And you Brutus? (Render unto Caesar – The Economist)

If you still did not feel for the alarming news of the hijacking of the Christian values by some of its old enemies, here is another example which should give food for worries even more.

This time due to the political environment in which it takes place, the translation of Christian principle in foreign cultural is less prominent and in its infancy still.

Let now the news people speak:

“There was a time when Devon Chang had difficulty reconciling his two chosen faiths: Christianity, which he embraced in 2005 at the age of 19, and the Communist Party of China, which had embraced him a year earlier. Did his submission to an almighty God not mean he must renounce the godless club of Marx and Mao?

Not necessarily. A fellow convert’s university lecturer suggested that if all Communist Party members found Jesus, then Christianity could rule China. “So it’s a good thing for me to become a Christian,” Mr Chang reasoned.”

Hmm, not a bad idea but let the more experienced ones who had been there and done that give you some insights on what impact can the ruling of the world by religious people have on the real mission of the Body of Christ itself.

Mr Chang and two other party members who attend the same church in Beijing insist the two faiths can co-exist. The country needs the party, they say, whereas individuals need faith. Christian party members note what Jesus taught his followers: “Render unto Caesar the things which are Caesar’s, and unto God the things that are God’s.”. Mr Chang’s party dues are $1.60 a month. He plans to keep paying them.

Now this is far from being kosher. Ask anyone who “benefited” from the blessings of the Communist Party Patriarchs all over Eastern Europe or Russia how good was for them this marriage made in the political heaven before Gorbachev decided to open the window and let the dove of the freedom find the promise land of Capitalism & Co.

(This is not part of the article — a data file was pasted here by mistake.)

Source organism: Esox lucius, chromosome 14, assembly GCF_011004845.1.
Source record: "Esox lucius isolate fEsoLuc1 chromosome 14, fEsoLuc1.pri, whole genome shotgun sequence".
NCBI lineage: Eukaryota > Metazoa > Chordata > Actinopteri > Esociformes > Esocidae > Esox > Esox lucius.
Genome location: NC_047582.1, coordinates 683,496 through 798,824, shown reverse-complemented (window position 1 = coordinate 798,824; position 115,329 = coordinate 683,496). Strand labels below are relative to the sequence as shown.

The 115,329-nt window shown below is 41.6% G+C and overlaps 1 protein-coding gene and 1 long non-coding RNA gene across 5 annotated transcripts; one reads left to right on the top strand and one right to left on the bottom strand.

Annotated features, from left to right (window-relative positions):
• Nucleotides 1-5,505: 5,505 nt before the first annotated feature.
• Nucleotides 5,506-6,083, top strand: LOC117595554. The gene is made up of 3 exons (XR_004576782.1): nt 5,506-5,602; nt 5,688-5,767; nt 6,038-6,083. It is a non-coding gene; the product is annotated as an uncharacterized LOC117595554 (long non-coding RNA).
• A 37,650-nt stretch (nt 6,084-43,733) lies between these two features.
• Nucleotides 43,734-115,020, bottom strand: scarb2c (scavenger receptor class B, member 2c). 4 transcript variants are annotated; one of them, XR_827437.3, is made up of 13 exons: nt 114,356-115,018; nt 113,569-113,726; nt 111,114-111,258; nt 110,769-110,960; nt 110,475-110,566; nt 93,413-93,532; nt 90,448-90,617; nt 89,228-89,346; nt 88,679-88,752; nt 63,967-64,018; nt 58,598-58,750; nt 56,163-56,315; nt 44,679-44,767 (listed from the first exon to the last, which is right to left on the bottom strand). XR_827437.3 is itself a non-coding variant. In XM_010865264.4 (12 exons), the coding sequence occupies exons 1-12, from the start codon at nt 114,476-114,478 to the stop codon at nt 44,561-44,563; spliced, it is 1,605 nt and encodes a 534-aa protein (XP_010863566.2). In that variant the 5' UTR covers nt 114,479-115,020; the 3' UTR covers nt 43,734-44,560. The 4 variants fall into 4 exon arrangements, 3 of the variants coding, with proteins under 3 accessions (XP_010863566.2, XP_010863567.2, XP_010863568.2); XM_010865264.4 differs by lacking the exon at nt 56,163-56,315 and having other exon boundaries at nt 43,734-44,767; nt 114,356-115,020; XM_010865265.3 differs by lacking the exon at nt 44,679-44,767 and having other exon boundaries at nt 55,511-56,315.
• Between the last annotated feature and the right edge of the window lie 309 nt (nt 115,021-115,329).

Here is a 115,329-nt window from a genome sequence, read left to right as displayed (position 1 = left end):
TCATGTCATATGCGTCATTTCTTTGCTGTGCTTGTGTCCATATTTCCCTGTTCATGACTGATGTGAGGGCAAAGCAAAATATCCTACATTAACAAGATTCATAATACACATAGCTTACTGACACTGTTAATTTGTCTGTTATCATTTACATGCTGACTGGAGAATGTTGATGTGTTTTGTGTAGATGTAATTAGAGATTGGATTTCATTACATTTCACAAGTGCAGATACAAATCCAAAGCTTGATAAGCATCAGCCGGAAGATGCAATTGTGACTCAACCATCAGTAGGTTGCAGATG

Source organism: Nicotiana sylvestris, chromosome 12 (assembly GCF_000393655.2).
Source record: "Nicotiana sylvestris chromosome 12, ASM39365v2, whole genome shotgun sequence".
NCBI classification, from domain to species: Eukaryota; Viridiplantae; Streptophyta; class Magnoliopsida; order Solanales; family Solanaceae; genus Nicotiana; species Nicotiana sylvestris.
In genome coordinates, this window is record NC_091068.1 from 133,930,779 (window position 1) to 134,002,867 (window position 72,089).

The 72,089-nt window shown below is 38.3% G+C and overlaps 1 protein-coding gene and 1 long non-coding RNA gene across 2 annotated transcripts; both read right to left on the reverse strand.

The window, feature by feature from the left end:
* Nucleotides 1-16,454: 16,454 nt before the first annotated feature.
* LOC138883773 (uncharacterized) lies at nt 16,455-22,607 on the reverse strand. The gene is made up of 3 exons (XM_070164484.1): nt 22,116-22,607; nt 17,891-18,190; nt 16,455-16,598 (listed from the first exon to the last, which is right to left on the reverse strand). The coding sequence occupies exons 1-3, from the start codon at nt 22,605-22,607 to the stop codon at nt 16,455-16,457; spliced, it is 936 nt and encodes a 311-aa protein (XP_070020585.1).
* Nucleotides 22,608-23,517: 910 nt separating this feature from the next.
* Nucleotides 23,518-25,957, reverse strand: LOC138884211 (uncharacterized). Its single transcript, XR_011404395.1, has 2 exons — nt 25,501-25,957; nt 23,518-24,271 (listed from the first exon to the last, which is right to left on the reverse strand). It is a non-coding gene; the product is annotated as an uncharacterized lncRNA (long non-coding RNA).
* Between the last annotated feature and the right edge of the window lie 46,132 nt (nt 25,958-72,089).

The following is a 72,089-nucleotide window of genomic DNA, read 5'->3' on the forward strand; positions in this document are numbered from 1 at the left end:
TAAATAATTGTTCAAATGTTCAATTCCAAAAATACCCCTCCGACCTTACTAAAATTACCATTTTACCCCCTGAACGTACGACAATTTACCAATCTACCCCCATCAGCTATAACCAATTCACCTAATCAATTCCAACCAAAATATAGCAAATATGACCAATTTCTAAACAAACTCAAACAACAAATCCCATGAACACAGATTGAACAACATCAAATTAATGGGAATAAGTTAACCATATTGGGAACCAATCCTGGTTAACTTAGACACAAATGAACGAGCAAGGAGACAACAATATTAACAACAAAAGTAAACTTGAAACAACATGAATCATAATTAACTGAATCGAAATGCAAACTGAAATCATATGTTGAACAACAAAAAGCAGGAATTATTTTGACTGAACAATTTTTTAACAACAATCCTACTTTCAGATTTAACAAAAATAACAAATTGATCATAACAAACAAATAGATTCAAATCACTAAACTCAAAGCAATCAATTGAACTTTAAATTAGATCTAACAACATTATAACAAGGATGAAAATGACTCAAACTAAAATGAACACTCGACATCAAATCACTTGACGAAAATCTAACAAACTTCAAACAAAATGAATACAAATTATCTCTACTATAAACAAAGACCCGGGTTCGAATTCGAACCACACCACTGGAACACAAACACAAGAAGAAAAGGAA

But let us not give into despair because this time the movement is in its infancy and it does not have to be necessarily a successful one.

The following will just prove that, and show you a more realistic picture:

The party’s relationship with religious believers who are not party members is complicated enough. They are allowed to believe in one of the state-approved religions (Buddhism, Daoism, Islam, as well as Protestant and Catholic Christianity) and to attend registered places of worship. In the countryside the party tolerates folk religion despite an official ban on superstitions. But recently the party has pursued a hard line against some old spiritual foes. The biggest concern is separatism, which the party fears is fuelled by Buddhism in Tibet, and Islam in the north-west. But underground Catholic churches that are loyal to the pope and some of the more confrontational Protestant house churches are also controlled tightly.

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